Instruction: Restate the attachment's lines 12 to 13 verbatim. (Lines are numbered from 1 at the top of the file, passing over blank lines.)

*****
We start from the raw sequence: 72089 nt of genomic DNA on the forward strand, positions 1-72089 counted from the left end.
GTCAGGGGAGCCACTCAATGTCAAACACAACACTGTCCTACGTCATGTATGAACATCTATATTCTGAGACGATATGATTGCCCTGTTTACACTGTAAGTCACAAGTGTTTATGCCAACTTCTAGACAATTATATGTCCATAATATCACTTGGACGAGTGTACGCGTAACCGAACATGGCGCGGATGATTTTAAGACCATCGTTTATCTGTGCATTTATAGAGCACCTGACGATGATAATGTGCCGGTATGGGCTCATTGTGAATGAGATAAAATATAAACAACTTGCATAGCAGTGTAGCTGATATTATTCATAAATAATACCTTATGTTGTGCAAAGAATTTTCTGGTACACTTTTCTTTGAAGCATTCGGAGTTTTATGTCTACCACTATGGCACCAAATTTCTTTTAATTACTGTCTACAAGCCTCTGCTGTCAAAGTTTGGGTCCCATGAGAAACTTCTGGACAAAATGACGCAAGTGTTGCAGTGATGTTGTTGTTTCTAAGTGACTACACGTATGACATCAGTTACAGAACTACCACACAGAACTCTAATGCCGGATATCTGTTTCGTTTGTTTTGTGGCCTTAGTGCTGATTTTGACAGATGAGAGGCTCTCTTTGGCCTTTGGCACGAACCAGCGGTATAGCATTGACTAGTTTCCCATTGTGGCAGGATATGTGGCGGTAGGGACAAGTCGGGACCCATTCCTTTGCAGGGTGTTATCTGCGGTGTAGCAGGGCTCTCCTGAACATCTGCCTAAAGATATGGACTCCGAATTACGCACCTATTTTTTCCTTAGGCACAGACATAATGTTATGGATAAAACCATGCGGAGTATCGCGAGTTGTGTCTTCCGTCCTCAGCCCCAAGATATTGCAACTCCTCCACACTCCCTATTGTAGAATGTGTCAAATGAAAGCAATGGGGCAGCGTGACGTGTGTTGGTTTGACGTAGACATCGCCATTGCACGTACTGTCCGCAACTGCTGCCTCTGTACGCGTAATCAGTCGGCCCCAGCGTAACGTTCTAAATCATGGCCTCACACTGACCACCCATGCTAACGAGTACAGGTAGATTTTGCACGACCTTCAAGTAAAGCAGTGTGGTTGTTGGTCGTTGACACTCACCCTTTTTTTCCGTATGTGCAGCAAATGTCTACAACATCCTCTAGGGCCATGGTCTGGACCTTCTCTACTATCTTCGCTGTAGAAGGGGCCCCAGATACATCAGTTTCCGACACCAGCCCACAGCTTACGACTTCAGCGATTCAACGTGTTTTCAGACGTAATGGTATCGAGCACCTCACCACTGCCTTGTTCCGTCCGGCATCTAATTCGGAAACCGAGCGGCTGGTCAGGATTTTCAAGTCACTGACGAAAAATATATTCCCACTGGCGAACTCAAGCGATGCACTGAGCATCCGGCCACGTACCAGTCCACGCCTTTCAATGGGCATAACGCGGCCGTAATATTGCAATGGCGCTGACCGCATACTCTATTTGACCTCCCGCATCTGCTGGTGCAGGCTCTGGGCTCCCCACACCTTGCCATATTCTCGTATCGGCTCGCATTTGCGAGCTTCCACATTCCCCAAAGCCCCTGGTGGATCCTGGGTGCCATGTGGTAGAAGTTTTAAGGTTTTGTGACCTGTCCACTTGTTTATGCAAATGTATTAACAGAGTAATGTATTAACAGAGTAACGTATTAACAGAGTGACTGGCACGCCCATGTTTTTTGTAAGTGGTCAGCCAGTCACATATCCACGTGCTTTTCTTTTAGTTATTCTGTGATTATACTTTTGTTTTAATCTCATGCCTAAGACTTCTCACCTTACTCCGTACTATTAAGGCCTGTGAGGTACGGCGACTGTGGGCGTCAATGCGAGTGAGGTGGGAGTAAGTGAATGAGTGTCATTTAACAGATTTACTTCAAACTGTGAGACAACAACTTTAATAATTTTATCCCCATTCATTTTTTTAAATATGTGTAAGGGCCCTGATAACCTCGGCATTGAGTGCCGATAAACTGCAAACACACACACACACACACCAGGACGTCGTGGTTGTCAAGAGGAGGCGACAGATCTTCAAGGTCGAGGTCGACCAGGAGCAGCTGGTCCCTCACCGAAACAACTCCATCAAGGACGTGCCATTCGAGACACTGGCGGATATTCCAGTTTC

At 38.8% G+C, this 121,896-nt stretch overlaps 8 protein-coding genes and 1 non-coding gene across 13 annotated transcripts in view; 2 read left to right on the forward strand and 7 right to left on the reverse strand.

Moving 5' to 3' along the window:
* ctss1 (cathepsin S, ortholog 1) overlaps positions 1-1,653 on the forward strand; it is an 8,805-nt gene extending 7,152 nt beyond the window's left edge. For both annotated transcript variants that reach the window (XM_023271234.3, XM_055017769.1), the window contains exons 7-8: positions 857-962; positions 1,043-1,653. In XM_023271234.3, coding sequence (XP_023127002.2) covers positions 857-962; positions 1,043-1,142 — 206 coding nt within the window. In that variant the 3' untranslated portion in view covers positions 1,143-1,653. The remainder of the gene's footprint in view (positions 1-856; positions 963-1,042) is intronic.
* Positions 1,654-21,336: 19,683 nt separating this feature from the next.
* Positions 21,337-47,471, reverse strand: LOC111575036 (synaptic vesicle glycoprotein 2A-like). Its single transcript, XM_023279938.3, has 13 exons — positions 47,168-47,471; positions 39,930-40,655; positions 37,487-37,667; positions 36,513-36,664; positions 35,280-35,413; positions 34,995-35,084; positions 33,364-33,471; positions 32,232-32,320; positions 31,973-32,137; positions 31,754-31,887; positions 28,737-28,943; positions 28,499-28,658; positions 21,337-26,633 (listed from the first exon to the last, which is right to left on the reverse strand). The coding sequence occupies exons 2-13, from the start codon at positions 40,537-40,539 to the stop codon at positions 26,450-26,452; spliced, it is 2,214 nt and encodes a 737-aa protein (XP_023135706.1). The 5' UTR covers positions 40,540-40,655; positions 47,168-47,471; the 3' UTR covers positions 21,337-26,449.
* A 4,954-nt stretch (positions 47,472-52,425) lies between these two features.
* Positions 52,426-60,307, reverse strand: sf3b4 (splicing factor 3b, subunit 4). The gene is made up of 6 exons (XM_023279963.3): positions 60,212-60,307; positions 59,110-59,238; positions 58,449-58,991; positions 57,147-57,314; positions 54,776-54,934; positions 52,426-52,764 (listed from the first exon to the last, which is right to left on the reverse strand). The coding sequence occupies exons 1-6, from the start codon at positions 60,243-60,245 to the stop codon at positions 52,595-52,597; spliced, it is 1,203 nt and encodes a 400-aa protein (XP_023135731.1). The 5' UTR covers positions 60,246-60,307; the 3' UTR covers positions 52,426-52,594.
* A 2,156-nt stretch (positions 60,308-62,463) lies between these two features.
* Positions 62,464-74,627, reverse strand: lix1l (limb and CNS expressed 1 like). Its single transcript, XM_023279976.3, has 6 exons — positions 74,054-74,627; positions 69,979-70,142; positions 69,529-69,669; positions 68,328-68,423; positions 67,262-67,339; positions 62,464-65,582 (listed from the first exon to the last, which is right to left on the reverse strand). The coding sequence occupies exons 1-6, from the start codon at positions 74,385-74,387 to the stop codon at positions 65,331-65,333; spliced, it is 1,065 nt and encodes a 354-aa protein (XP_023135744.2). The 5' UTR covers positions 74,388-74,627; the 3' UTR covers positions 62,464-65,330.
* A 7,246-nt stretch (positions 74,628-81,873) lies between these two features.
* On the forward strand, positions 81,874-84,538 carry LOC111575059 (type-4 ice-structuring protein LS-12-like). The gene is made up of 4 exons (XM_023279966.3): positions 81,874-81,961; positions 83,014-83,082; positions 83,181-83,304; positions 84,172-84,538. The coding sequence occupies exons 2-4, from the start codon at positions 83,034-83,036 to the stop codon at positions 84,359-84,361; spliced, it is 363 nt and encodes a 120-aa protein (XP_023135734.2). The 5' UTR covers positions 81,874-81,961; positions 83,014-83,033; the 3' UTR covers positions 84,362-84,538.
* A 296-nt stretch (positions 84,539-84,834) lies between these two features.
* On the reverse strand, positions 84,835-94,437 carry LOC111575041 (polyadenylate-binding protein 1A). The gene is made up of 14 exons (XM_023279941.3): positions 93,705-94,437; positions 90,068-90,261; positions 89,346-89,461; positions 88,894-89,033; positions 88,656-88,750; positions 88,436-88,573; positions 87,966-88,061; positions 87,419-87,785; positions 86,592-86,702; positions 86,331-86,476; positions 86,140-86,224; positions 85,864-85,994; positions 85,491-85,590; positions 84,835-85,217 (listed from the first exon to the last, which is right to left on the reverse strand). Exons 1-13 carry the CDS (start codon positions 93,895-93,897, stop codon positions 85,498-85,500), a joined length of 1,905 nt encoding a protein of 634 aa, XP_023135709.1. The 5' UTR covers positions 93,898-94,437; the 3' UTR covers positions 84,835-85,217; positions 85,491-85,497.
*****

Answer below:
* A 7,246-nt stretch (positions 74,628-81,873) lies between these two features.
* On the forward strand, positions 81,874-84,538 carry LOC111575059 (type-4 ice-structuring protein LS-12-like). The gene is made up of 4 exons (XM_023279966.3): positions 81,874-81,961; positions 83,014-83,082; positions 83,181-83,304; positions 84,172-84,538. The coding sequence occupies exons 2-4, from the start codon at positions 83,034-83,036 to the stop codon at positions 84,359-84,361; spliced, it is 363 nt and encodes a 120-aa protein (XP_023135734.2). The 5' UTR covers positions 81,874-81,961; positions 83,014-83,033; the 3' UTR covers positions 84,362-84,538.